Bissell Brothers Three Rivers brewery in Milo released its first barrel-aged sour beer, Seed, made from start to finish in Milo, on Friday afternoon. Credit: Courtesy of Bissell Brothers

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Bissell Brothers Brewing had a product to sell in late March but suddenly lacked the most direct method of distribution — its taprooms in southern and central Maine.

Gov. Janet Mills shut down bars and restaurants around the state to dine-in service nearly two months ago in an effort to deter the spread of COVID-19, impelling businesses like the popular Maine-based craft brewery to develop quick sales alternatives beyond curbside pickup in order to maintain financial solvency.

“As this all started to happen it felt like you had these 72-hour cycles where the world would change dramatically and it kept changing one way,” said Matt Robinson, general manager of the craft brewery’s northern Maine operations in Milo.

“Then 72 hours after policing the doors a little better and spreading out the tables and being on five-minute cleaning cycles and with everything looking different, it quickly became, ‘The taproom’s not going to be open at all. What do we do?’”

Company officials ultimately used social media marketing to develop a nearly statewide home delivery system in a matter of days to accommodate much of their fan base while continuing to generate income.

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Bissell Brothers now has delivery routes covering most of northern and southern Maine, the northern routes based in Milo and the southern routes leaving from the company’s Portland base, which opened in 2014.

“Between everything we’re doing up here and down there, we’re not missing very much,” said Robinson of the brewery’s in-state geographic reach.

That’s particularly true in the less-populated, farther-northern reaches where the deliveries originate at the production facility and taproom brothers Noah and Peter Bissell — the company’s founders — built at a former snowmobile dealership in their Piscataquis County hometown of Milo two years ago.

“Here curbside isn’t as big so we said let’s try [delivery] and see if there’s anything there,” said Robinson, whose parents grew up in Milo. “Let’s see if we can find routes that make some economic sense and where you can get enough orders built up so you can go do a route and bring beer to people.”

Those routes developed organically over a matter of days.

“What started to happen was that from Facebook messages and Instagram messages and from people we’ve become friends with over the years of being open here starting to reach out saying, ‘Hey, if I put a big order together with some friends would you come to Presque Isle or Rangeley or Lubec?’” Robinson said.

The company marketed possibile delivery routes on social media, and the response was almost immediate.

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“Very quickly we could see that there are routes here,” Robinson said. “These are people familiar with Bissell Brothers but who don’t come to the taproom every weekend because they’re 2½ hours away.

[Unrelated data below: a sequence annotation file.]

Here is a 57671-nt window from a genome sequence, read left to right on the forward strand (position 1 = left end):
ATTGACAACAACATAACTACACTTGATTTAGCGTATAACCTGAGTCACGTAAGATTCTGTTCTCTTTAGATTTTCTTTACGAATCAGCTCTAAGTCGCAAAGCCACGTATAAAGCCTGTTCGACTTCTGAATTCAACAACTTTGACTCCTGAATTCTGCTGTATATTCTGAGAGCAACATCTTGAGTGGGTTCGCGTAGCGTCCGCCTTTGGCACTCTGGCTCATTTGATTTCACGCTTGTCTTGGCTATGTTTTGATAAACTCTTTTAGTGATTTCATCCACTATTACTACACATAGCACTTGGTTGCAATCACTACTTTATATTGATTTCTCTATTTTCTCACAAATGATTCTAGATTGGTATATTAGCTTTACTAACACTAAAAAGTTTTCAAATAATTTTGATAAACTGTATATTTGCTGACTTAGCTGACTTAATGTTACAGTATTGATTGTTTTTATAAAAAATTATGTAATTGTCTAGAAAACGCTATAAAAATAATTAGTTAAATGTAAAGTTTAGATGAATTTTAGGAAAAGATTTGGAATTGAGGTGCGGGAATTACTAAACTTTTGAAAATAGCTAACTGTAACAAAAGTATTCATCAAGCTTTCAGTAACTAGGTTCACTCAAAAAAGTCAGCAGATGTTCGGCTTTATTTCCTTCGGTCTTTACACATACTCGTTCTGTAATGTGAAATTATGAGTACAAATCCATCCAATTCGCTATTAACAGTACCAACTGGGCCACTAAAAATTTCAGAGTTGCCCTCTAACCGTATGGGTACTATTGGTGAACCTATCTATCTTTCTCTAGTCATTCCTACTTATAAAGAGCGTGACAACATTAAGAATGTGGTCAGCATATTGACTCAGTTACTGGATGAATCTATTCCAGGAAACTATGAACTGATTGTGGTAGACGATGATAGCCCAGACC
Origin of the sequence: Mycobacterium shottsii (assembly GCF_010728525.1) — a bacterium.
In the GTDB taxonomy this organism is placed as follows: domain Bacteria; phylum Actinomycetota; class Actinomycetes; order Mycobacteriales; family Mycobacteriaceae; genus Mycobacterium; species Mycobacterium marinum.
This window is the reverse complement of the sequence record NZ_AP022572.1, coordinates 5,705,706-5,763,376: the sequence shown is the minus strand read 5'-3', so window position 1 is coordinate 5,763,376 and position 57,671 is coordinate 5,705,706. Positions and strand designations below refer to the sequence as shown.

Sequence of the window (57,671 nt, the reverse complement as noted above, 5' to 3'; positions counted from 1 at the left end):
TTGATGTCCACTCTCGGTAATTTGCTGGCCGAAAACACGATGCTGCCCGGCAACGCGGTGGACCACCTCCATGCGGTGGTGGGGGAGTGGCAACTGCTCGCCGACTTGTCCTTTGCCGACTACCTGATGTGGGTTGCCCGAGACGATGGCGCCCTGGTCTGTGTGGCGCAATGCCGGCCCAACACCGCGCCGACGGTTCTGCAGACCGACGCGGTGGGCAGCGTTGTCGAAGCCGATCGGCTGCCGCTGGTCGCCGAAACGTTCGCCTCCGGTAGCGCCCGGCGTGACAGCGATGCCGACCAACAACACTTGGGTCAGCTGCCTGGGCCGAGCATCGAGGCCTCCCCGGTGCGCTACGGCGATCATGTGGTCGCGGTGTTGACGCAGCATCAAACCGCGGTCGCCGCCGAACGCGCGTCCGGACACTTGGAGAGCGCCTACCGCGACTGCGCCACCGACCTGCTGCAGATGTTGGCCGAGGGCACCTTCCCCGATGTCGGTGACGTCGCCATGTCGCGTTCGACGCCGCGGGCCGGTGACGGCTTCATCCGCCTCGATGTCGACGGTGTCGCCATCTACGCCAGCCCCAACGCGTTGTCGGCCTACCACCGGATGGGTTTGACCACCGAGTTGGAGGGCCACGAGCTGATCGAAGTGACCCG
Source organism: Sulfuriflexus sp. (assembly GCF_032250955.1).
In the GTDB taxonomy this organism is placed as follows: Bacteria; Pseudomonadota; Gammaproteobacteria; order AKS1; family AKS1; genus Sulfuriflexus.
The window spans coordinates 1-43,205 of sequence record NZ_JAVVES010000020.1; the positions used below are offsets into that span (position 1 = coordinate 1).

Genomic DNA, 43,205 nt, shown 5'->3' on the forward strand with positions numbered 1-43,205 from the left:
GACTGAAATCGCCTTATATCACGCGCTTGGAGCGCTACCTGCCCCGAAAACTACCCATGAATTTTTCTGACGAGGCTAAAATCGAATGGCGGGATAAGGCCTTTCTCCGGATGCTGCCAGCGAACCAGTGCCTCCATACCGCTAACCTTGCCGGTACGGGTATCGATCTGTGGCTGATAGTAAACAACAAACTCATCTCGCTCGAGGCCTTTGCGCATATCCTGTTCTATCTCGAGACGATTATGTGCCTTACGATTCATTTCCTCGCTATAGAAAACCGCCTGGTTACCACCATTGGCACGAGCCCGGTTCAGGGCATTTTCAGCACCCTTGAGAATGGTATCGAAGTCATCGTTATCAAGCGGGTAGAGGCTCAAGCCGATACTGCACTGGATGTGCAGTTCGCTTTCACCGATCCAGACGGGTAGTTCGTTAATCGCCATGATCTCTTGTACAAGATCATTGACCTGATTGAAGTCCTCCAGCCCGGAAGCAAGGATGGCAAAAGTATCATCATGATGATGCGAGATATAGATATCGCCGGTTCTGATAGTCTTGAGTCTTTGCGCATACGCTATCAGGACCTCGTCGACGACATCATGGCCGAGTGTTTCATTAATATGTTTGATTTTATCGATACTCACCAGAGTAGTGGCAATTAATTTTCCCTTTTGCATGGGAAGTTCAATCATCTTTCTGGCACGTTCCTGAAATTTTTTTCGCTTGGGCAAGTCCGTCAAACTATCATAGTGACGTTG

“But if that beer’s going to be on their doorstep, they would be willing to have it and see us quite often, so in the blink of an eye we carved out north, south, east and west routes that made sense for us.”

Bissell Brothers then repurposed a van previously used for transporting beer between the company’s two taprooms and used existing personnel to drive the routes from Milo west toward Dover-Foxcroft, Greenville and West Forks; Down East to Ellsworth, Bar Harbor, Machias and Lubec; south toward Newport, Skowhegan, Waterville and Augusta; and even more routinely to Greater Bangor.

But the greatest revelation among the routes is a northern swing through Millinocket toward Houlton and Presque Isle, a six- to eight-hour loop with 30 to 35 contact-free deliveries.

“That’s a van full of beer going to 35 different people,” Robinson said. “So certainly in that way it makes economic sense and execution sense in being able to connect with those people and provide what they’re looking for and give them some sense of normalcy within all this.”

What’s surprised Robinson and his staff even more is the repeat business that turned a late-March novelty into regular customer visits.

“I kind of thought out of the gate you’d see a lot of people who were buying for support,” he said. “I kept waiting for the dropoff period, wondering what we were going to do when the orders stopped trickling in, but a friend would tell a friend who would tell a friend and instead it started to grow. Now it sort of feels like a delivery business.”

Bissell Brothers also has delivery routes to an “extended Greater Portland” to complement its curbside efforts from its 6-year-old location in the state’s largest city.

“Those delivery routes are much smaller by mileage but much, much bigger by volume,” Robinson said.

How Bissell Brothers will handle its delivery service once the coronavirus abates and the taprooms re-open is uncertain, though a scaled-down version is possible.

“It’s hard to get too far out in terms of any sort of planning,” Robinson said. “Right now it’s how reactive can you be to the set of data that seems to change every 48 or 72 hours.”

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Ernie Clark

Ernie Clark is a veteran sportswriter who has worked with the Bangor Daily News for more than a decade. A four-time Maine Sportswriter of the Year as selected by the National Sportscasters and Sportswriters...